Washington, DC-- The discovery that our galaxy is teeming with exoplanets has also revealed the vast diversity of planetary systems out there and raised questions about the processes that shaped them. New work published in Science by an international team including Carnegie's Jaehan Bae could explain the architecture of multi-star systems in which planets are separated by wide gaps and do not orbit on the same plane as their host star's equatorial center.
"In our Solar System, the eight planets and many other minor objects orbit in a flat plane around the Sun; but in some distant systems, planets orbit on an incline--sometimes a very steep one," Bae explained. "Understanding the origins of extremely oblique orbital angles such as these could help reveal details about the planetary formation process."
Stars are born in nurseries of gas and dust called molecular clouds--often forming in small groups of two or three. These young stars are surrounded by rotating disks of leftover material, which accretes to form baby planets. The disk's structure will determine the distribution of the planets that form from it, but much about this process remains unknown.
Led by University of Exeter's Stefan Kraus, the team found the first direct evidence confirming the theoretical prediction that gravitational interactions between the members of multi-star systems can warp or break their disks, resulting in misaligned rings surrounding the stellar hosts.
Over a period of 11 years, the researchers made observations of the the GW Orionis triple-star system, located just over 1,300 light-years away in the Orion constellation. Their work was accomplished using the European Southern Observatory's Very Large Telescope and the Atacama Large Millimeter/submillimeter Array--a radio telescope made up of 66 antennas.
"Our images reveal an extreme case where the disk is not flat at all, but is warped and has a misaligned ring that has broken away from the disk," Kraus said.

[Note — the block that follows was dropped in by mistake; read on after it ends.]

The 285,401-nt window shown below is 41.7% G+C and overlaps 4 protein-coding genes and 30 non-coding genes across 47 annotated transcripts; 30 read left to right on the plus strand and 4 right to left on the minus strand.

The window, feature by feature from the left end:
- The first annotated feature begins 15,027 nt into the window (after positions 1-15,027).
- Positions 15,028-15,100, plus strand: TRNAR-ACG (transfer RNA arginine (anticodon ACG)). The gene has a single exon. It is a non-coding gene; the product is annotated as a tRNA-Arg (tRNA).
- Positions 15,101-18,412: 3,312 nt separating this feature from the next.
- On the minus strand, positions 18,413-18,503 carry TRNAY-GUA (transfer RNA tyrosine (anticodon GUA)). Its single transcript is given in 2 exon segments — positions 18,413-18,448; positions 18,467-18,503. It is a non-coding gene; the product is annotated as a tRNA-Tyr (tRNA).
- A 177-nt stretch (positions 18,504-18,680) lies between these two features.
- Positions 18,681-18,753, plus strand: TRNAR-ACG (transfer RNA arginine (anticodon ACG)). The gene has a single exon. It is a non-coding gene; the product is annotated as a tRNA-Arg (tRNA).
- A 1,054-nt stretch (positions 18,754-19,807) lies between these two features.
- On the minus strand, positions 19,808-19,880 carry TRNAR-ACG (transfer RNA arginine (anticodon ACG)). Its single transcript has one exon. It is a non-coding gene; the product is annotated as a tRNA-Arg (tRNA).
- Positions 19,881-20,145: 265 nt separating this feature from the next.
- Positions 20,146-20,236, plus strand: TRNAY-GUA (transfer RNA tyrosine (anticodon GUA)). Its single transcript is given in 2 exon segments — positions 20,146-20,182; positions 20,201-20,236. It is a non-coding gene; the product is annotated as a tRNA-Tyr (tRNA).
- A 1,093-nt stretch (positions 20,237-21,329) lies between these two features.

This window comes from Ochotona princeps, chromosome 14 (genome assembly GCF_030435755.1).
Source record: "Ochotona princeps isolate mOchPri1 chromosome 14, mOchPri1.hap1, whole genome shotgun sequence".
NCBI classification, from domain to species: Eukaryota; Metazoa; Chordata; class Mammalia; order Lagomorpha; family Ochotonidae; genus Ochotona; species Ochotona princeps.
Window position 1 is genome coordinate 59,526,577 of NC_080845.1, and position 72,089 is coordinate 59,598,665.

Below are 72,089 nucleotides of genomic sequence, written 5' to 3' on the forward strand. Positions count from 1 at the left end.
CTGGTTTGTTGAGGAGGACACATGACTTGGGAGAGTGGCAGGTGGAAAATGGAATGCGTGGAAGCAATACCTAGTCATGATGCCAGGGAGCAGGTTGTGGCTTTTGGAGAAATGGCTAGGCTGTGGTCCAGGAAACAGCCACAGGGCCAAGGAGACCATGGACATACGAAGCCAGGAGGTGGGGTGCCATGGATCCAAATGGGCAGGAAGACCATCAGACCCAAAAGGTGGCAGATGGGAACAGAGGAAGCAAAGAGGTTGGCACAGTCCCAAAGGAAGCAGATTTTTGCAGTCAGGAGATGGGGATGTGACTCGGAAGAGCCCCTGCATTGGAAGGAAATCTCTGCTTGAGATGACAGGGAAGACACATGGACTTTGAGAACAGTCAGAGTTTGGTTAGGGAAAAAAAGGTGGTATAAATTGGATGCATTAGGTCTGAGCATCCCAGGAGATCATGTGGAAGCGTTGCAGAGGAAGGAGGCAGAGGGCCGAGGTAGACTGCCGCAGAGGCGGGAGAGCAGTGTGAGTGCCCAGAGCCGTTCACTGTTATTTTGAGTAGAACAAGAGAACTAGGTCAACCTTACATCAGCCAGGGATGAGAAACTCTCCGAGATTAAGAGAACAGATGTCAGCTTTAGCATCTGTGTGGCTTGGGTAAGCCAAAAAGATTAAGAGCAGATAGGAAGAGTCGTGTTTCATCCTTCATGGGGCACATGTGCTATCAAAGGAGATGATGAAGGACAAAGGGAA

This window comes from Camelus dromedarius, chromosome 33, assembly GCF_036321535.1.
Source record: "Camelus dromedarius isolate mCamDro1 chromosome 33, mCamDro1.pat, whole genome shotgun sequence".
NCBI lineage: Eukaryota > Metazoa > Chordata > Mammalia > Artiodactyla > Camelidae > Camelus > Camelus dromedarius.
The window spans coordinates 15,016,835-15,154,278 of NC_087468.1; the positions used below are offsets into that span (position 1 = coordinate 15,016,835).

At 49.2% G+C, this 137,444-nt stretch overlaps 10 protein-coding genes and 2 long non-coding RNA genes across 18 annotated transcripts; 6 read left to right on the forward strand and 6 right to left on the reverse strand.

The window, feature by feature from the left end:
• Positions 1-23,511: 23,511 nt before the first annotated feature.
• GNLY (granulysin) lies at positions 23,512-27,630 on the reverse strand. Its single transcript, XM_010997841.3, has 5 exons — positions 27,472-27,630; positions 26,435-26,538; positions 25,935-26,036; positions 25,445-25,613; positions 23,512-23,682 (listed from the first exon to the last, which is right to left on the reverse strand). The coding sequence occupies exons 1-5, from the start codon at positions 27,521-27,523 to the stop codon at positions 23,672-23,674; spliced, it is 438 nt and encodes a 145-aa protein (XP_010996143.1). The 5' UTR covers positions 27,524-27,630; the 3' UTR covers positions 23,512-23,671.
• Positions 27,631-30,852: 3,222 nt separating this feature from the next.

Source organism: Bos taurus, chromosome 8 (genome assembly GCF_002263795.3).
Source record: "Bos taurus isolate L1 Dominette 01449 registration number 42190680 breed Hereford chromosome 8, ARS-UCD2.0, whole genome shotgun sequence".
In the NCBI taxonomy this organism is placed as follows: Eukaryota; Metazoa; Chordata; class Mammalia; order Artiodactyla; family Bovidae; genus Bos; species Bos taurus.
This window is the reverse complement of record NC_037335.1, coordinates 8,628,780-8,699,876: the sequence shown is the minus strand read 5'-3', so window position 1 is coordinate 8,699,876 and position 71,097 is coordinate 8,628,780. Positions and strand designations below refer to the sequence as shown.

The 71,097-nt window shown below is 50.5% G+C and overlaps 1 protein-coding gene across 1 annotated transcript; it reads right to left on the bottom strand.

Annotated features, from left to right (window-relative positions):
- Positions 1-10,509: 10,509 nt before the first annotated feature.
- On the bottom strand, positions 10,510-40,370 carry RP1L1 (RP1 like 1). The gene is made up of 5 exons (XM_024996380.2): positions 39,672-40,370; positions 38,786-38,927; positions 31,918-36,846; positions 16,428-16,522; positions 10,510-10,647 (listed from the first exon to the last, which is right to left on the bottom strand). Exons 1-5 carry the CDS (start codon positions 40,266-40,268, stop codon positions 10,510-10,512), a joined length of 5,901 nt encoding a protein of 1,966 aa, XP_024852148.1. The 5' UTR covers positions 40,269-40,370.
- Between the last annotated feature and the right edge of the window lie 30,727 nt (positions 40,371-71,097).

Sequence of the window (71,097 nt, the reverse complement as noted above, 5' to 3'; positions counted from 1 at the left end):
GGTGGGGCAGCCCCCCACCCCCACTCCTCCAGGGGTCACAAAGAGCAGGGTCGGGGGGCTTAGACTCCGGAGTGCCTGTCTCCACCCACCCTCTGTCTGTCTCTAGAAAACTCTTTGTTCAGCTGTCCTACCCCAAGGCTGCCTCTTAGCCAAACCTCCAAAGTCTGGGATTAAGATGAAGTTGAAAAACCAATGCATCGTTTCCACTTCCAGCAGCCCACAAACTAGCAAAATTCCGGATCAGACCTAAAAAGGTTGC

Their findings were tested by simulations, which demonstrated that the observed disorder in the orbits of the three stars could have caused the disk to fracture into the distinct rings.
"We predict that many planets on oblique, wide-separation orbits will be discovered in future planet imaging campaigns," said co-author Alexander Kreplin, also of the University of Exeter.
Bae concluded: "This system is a great example of how theory and observing can inform each other. I'm excited to see what we learn about this system and others like it with additional study."
Support for this research was provided by the European Research Council under the European Commission's Horizon 2020 program Seventh Framework program; the Science Technology and Facilities Council; the U.S. NSF; NASA; the research council of the KU Leuven; and the Space Telescope Science Institute, which is operated by the Association of Universities for Research in Astronomy.
The Carnegie Institution for Science (carnegiescience.edu) is a private, nonprofit organization headquartered in Washington, D.C., with six research departments throughout the U.S. Since its founding in 1902, the Carnegie Institution has been a pioneering force in basic scientific research. Carnegie scientists are leaders in plant biology, developmental biology, astronomy, materials science, global ecology, and Earth and planetary science.